Cookbook: 'My Paris Kitchen' by David Lebovitz

His recipes are made for Sundays – laborious and oftentimes lengthy, resulting in warm, rich flavours

David Lebovitz is a master of self deprecation – in his past dryly humoured writings, one gets the sense that he fumbles and stumbles about the kitchen, trying to flip an egg without it sliding down his head. His ways in the kitchen may defy the presumed grace of the French, but it also explains his godlike status among the virtual collective of baking amateurs.

The former pastry chef moved from the US to Paris some ten years ago with little more than a few pots and pans, only to be greeted by a kitchen counter the size of a chessboard. Just like any one of us acclimatising to a new country, he tried. In 2014, one can say he’s almost made it – six books under his name and a widely revered food site are no easy feats.

When reading Lebovitz’s books in chronology, ‘My Paris Kitchen’ seems like a personal triumph over the city. Older, wiser and somewhat funnier, he hobbles about the City of Light sniffing cheese and eating baguettes from brown paper bags with the kind of curiosity you’d attribute to a church mouse. And he’s cooking more than ever – in a kitchen that’s considerably more spacious than the trunk of a car.
His recipes are made for Sundays – laborious and oftentimes lengthy, resulting in warm, rich flavours. Most evidently, Lebovitz (as do the French) celebrates fat – the likes of duck fat, butter and cream drown in potatoes, breads and meats, baked to goldenness with cheese. I spend half of a Sunday slaving over his French onion soup recipe, and upon dinnertime, I’m hit by the steam of sweet onions broiled over gratings of hot Emmental. I also attempt the salted butter caramel-chocolate mousse, whose deliciousness you can infer from the name alone.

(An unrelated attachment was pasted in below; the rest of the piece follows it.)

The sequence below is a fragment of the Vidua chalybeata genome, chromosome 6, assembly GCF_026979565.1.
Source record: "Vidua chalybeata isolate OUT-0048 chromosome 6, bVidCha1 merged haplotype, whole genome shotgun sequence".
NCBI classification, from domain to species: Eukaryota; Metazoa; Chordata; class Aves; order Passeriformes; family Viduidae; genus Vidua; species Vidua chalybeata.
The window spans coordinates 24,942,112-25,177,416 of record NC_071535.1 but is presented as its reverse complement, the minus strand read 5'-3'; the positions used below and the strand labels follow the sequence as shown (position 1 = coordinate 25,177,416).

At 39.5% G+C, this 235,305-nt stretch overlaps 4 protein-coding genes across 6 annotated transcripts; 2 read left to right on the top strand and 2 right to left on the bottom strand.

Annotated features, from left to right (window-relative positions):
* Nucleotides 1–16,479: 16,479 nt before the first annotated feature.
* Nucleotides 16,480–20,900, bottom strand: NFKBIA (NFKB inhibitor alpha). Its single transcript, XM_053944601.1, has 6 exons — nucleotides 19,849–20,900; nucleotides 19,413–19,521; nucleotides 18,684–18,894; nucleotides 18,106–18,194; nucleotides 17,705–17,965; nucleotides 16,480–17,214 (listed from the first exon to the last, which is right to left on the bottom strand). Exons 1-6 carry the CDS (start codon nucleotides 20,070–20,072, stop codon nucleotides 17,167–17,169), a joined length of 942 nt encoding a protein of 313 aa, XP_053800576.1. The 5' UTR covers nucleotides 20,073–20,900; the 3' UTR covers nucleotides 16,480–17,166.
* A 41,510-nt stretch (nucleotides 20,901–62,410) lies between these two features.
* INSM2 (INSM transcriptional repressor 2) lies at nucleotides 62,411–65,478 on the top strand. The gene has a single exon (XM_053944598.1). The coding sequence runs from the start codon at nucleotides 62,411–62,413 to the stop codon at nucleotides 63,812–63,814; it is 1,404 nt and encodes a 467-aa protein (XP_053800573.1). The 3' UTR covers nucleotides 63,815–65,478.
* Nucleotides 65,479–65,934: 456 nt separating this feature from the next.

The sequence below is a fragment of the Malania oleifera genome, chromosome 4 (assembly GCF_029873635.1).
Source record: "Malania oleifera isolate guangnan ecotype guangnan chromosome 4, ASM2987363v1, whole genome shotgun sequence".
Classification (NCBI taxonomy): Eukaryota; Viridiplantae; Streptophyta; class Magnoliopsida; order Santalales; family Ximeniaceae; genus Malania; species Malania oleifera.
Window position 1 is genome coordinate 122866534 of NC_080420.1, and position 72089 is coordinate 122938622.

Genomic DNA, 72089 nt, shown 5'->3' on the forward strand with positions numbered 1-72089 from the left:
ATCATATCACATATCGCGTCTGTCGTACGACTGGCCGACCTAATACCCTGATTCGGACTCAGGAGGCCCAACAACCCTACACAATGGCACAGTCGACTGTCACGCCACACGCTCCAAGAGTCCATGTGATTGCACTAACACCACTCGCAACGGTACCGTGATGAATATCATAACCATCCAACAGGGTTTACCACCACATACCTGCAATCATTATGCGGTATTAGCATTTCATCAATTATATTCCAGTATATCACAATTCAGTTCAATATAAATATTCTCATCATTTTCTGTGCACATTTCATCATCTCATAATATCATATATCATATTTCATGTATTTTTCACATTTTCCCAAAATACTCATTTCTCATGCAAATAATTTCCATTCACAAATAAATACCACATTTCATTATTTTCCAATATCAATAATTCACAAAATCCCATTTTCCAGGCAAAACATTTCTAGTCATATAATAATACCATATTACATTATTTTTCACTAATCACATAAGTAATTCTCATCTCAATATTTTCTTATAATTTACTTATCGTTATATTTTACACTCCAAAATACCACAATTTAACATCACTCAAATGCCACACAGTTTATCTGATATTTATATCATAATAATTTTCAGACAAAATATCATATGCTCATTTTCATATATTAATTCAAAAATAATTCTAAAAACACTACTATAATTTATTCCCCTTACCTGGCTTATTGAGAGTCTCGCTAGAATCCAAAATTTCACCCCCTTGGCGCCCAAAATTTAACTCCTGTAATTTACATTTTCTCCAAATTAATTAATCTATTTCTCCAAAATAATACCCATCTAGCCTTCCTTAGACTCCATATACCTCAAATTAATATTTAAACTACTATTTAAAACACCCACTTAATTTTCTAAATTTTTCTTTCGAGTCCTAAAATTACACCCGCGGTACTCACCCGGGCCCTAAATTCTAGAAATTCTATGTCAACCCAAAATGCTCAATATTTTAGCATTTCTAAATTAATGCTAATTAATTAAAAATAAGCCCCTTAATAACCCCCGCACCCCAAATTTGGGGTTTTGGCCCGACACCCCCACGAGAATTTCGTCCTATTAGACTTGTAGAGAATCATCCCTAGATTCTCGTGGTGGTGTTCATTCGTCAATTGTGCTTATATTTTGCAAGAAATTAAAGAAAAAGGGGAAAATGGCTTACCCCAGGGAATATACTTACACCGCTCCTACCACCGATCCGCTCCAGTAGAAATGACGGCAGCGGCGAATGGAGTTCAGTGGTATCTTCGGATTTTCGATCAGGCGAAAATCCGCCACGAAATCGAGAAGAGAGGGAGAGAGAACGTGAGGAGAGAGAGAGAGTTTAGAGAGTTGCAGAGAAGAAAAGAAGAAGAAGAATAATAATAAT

Other times, Lebovitz takes from his travels in iterations of hummus, lamb tagine and shakshuka, but they are quickly forgotten in a book that’s beautifully specked with photographs of cassoulets and quiches. It’s not a David Lebovitz book without his endearing tales about one specific memory or another; in this one, he tells stories about many things: his affinity for a dish, the back story of a kitchen tool, or the juxtaposition of a French classic and an Americanised version, all of which avoid the cloying romanticism frequently associated with Paris. Like a bumbling best friend, Lebovitz leads you by the hand to the city’s markets and home kitchens, and will eagerly run through every fatty, sensual detail as you watch in a daze like a true Francophile.

Ten Speed Press, RM122.90.